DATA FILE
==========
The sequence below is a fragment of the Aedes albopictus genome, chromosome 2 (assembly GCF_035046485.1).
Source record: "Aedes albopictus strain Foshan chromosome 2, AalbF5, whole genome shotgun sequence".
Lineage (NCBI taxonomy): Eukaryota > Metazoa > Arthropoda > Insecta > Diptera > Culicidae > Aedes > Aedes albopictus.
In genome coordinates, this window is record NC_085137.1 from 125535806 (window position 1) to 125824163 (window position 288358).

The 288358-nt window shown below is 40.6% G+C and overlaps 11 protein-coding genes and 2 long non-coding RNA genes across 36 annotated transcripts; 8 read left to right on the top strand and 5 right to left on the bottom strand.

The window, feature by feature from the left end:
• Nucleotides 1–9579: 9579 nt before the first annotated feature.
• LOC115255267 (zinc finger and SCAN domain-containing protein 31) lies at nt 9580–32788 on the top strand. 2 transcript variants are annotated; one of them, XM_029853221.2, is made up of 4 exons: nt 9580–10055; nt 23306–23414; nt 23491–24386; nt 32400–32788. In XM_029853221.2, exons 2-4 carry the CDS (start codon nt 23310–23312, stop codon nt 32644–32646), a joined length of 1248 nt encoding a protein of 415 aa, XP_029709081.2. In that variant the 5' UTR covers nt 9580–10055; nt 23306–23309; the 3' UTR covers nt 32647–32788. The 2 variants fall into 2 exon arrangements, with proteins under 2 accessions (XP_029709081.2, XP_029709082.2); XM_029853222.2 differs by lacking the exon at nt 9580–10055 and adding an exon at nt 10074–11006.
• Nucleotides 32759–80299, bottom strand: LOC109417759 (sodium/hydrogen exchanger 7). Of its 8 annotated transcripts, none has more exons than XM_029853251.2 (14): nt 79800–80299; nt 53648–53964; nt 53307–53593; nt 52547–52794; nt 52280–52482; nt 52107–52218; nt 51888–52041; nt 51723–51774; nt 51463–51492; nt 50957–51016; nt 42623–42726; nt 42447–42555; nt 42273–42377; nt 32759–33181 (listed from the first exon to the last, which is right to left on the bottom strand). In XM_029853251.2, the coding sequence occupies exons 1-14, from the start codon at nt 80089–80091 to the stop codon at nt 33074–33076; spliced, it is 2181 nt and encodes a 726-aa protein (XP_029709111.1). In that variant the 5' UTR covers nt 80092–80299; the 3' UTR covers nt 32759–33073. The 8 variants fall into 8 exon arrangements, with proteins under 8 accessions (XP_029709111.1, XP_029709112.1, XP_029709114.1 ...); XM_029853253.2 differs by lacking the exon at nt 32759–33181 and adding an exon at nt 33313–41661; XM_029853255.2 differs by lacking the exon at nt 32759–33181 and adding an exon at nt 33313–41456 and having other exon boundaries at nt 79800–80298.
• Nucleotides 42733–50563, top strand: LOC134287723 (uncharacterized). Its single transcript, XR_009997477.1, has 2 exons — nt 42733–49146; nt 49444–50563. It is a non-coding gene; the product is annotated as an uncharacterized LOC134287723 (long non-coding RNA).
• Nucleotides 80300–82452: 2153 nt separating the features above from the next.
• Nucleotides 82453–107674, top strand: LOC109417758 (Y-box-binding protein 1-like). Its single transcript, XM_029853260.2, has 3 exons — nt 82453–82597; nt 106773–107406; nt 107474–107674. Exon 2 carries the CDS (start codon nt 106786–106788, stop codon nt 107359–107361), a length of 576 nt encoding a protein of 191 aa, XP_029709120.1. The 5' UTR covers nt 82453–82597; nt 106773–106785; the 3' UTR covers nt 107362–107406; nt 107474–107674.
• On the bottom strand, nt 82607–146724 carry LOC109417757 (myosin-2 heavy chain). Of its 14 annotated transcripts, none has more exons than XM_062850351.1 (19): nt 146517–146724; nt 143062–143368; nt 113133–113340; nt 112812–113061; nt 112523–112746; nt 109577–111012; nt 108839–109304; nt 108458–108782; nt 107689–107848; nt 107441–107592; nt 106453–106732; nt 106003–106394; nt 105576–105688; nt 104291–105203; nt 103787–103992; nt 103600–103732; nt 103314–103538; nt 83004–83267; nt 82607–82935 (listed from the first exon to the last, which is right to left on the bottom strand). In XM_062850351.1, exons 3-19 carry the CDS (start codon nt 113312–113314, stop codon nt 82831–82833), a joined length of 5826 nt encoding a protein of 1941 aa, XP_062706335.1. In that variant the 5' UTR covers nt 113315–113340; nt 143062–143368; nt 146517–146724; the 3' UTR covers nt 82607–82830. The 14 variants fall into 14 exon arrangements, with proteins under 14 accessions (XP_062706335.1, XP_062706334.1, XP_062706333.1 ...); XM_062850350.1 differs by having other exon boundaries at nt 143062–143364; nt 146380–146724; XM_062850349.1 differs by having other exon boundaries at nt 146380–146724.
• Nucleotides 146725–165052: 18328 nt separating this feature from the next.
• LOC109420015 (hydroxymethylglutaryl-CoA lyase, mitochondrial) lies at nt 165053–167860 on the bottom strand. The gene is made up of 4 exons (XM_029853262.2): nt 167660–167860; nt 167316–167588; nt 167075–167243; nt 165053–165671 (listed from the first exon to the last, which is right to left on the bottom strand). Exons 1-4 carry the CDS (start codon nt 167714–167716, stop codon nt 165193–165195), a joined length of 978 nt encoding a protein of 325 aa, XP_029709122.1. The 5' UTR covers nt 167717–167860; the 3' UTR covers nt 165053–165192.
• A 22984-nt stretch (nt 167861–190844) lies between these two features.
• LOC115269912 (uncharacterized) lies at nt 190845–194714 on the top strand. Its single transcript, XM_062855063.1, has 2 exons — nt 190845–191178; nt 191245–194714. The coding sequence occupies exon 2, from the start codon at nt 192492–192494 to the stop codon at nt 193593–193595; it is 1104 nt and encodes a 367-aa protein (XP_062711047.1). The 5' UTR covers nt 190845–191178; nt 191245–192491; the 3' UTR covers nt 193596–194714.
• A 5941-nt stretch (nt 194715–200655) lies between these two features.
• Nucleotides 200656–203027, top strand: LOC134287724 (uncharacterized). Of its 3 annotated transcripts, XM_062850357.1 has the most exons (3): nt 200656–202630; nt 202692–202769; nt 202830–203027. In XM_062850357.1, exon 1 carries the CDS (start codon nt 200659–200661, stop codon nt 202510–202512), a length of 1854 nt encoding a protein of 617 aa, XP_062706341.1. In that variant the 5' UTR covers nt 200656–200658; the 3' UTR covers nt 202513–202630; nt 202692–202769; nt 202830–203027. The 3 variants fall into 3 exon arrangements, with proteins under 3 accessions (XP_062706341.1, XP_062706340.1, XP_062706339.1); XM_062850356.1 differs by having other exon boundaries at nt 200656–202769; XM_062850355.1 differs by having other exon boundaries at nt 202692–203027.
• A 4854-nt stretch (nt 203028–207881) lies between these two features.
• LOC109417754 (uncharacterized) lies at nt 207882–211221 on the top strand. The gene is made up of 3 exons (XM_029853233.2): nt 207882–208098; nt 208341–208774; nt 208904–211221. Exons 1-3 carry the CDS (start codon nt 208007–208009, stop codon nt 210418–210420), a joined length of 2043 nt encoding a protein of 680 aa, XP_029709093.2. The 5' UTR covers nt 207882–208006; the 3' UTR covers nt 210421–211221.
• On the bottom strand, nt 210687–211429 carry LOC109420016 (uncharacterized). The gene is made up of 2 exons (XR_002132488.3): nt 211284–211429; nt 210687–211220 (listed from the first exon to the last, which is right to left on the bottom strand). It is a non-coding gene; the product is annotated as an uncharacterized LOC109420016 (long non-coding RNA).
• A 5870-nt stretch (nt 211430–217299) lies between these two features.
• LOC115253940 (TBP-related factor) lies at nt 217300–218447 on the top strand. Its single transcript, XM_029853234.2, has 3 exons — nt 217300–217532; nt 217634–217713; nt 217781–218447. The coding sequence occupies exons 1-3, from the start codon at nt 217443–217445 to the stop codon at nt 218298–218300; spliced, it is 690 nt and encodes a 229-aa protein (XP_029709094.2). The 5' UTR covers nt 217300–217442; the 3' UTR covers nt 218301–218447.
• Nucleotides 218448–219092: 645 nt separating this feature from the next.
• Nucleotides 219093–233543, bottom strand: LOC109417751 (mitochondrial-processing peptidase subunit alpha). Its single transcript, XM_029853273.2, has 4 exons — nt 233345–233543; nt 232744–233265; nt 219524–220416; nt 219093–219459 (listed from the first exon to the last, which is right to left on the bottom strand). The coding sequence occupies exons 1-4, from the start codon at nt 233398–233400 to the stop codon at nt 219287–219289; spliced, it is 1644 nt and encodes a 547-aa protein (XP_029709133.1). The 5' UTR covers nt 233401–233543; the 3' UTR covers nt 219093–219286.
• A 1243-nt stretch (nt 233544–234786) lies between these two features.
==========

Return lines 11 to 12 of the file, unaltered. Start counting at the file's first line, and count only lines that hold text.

• Nucleotides 80300–82452: 2153 nt separating the features above from the next.
• Nucleotides 82453–107674, top strand: LOC109417758 (Y-box-binding protein 1-like). Its single transcript, XM_029853260.2, has 3 exons — nt 82453–82597; nt 106773–107406; nt 107474–107674. Exon 2 carries the CDS (start codon nt 106786–106788, stop codon nt 107359–107361), a length of 576 nt encoding a protein of 191 aa, XP_029709120.1. The 5' UTR covers nt 82453–82597; nt 106773–106785; the 3' UTR covers nt 107362–107406; nt 107474–107674.